Unrepentant gave them the chance to feel sorry for me. To be glad that they had escaped what I went through. But an account of how I triumphed at Oxford, set up a successful dotcom company, sold out before the bubble burst then went on to found a niche publishing business while knocking out a bestselling misery memoir . . . Well, it seems to me that all I’m doing is providing them with reasons to hate me. And that’s not a recipe for selling books, Jasper.’

‘You’d be surprised,’ Jasper said, his voice dry as the Chablis they were drinking. ‘People who know about these things tell me the punters love to read about people like them who have made it.’

Jay shook her head. ‘What they love reading about is vacuous celebrity. Talentless show-offs who will do anything for their moment in OK magazine. Idiots who think appearing on The X-Factor is the pinnacle of achievement. That’s people like them. I am not people like them.’

‘You do a good job of pretending.’

‘Only up to a point. Then there’s the lesbian thing. By ending the book where I did, I managed to keep my adolescent yearnings more or less off-stage. But writing about Oxford and after – it’s hard to see how I can avoid it.’

Jasper shrugged. ‘The world’s moved on, darling. Lesbians are cool now. Think Sandi Toksvig, Sam Ronson, Maggi Hambling, Sarah Waters.’

‘You still wouldn’t want your daughter to marry one.’ She finished her appetiser and placed her cutlery neatly together on the plate. ‘At best, they’ll think I’m a lucky bastard.’

‘They certainly will if they find out the size of the advance,’ he said, his eyes narrowing in pleasure. ‘Half as much again what we got for Unrepentant. Which is terrific in a flat market.’

A waiter whose designer suit had patently cost more than Jay’s outfit whisked their plates away. ‘Do you think they only hire staff who fit the suits?’ she said absently as she watched him swagger back to the kitchen.

Jasper ignored the question and stuck heroically to his pitch. ‘But you’re a TV face now too. Ever since they started inviting you as a special guest investor on White Knight, you’re on the radar.’

Jay scowled like a disgruntled teenager. ‘And that’s the last time I let you talk me into going against my better judgement. Bloody White Knight. I can’t buy a packet of spaghetti in the supermarket without someone trying to pitch me their brilliant business idea.’

‘Stop pretending to be a curmudgeon. You love the attention.’

‘I am a curmudgeon.’ Jay paused while artfully arranged slices of pink lamb surrounded by neat piles of Puy lentils interspersed with perfectly carved miniature root vegetables, all set on massive porcelain plates, appeared in front of them. ‘I meant what I said the other day. I really don’t want to do any more White Knight.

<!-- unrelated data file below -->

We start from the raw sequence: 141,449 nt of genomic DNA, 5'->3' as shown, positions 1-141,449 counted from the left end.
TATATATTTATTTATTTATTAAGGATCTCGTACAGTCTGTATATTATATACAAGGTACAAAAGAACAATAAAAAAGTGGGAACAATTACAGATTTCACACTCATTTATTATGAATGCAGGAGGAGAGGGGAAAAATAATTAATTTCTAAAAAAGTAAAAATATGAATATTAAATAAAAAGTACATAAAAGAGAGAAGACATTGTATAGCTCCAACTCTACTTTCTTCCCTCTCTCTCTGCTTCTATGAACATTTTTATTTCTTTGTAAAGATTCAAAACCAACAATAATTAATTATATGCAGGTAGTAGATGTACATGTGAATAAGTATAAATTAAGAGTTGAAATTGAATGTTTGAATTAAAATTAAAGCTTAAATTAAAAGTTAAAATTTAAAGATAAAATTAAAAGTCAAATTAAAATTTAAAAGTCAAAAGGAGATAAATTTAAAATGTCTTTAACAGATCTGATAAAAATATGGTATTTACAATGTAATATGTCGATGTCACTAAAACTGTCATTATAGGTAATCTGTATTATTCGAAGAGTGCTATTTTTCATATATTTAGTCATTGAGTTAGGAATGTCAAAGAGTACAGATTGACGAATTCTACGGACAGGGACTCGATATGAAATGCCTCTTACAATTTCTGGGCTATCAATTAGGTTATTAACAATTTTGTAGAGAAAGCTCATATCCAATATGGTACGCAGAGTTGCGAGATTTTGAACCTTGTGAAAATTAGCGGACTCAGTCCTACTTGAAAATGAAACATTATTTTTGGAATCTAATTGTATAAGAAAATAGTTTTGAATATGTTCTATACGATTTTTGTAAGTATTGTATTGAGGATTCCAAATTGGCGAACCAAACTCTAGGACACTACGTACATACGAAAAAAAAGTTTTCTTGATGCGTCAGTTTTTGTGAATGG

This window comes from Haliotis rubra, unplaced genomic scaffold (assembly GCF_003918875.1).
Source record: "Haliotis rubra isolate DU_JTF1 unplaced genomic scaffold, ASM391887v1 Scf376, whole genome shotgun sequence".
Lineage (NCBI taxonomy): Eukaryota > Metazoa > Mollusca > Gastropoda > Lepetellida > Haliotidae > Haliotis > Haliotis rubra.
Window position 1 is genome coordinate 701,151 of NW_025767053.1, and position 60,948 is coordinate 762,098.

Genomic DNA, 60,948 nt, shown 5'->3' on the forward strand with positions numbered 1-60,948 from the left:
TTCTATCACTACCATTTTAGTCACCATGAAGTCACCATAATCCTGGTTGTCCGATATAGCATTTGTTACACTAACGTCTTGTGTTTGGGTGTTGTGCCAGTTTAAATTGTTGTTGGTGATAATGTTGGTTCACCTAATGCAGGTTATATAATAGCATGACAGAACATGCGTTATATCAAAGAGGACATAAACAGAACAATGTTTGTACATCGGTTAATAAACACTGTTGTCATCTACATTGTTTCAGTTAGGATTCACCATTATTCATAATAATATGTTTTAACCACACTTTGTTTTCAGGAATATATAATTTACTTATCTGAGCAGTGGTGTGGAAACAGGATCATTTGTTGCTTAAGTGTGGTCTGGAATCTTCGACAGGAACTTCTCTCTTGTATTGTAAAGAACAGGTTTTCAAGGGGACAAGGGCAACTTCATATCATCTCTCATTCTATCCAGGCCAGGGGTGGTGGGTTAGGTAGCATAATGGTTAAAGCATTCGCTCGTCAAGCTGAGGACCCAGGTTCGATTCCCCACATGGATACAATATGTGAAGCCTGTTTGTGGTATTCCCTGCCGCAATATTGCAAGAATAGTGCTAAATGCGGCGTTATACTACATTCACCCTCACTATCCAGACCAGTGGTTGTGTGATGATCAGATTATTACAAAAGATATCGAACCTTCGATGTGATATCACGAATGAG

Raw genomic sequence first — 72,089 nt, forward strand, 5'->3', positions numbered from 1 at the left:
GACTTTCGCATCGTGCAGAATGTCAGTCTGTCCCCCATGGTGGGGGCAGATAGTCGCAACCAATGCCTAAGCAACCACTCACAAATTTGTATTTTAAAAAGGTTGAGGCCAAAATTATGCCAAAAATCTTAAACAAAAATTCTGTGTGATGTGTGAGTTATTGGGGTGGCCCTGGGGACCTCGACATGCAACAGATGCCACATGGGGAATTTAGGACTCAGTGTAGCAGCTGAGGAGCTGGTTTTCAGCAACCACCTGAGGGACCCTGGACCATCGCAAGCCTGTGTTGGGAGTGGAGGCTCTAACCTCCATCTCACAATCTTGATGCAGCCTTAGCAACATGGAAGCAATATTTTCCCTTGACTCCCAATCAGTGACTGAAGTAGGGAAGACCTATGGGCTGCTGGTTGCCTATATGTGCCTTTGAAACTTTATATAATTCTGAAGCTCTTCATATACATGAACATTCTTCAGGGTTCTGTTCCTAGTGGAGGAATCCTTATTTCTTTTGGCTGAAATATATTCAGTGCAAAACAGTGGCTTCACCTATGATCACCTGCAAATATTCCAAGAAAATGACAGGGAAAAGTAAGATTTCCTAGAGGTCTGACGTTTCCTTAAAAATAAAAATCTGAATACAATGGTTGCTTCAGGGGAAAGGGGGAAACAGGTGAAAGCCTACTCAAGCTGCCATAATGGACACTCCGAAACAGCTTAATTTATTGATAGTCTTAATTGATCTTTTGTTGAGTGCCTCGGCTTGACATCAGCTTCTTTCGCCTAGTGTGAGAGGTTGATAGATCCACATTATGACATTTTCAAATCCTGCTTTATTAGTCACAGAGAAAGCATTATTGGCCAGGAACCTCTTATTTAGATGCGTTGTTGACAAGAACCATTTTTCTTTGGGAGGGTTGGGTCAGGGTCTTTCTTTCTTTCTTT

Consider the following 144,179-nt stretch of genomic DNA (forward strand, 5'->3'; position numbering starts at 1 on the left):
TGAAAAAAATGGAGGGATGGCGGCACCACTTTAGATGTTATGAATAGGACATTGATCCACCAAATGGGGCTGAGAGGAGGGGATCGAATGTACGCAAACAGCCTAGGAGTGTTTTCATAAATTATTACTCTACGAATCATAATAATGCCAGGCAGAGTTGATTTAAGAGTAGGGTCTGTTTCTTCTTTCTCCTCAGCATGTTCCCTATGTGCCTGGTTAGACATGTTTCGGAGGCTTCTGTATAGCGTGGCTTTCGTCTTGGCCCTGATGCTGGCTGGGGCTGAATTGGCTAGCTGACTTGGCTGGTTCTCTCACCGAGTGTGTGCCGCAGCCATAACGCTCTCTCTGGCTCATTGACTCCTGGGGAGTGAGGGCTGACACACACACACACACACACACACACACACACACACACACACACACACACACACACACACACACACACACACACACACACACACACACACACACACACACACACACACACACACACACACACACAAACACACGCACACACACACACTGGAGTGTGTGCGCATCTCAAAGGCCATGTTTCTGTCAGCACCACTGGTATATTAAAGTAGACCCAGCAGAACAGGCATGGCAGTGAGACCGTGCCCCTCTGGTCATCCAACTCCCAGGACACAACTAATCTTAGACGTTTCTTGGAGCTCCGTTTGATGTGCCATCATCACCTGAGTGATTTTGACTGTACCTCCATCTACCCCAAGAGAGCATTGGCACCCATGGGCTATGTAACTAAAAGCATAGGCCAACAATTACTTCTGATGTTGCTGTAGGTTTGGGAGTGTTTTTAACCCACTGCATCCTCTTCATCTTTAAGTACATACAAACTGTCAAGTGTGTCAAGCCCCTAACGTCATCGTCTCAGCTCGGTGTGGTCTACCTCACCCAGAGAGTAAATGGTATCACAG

She could see Jasper biting back his frustration. ‘Fine,’ he said, his smile thin and his voice tight. ‘I think you’re crazy, but fine. So why don’t you do something instead that gives me a legitimate excuse to keep everyone at arm’s length? “Sorry, she’s writing. She’s got a deadline.” Plus you know you enjoyed the process of writing Unrepentant. And you also discovered you have a talent for writing memoir.’

Jay couldn’t deny that she liked the idea of Jasper telling the world to go away. Bar the door and keep the barbarians out while she gorged on love. She knew enough about the arc of relationships to understand that the rush of emotional and sexual intensity between her and Magda would pass soon enough. You couldn’t postpone the first flush till you could create a window in the diary. It came and went on its own timetable. And this had come so instantly, so unexpectedly, so unpredictably it was hard not to fear it might fade just as fast, though it was hard to imagine how it could fade when Magda’s beauty made her heart flip every time she cast eyes on her. Having an excuse to hide from the world so she could bind Magda closer to her only had an upside. Never mind that in the long run the book wouldn’t make her any friends. She had enough of those.

She sighed. ‘Oh, all right, then,’ she said, more grumbling than gracious.

Jasper’s grin was naked delight. ‘You’re not going to regret this.’

‘For your sake, I hope not. You know how bad things happen to people who cross me.’ There was a moment of chill, then Jay smiled. ‘Only joking, Jasper,’ she said.

His smile was a shaky echo of hers.

Copyright ©Val McDermid 2010, extracted from TRICK OF THE DARK, published by Little, Brown on 2nd September @ £18.99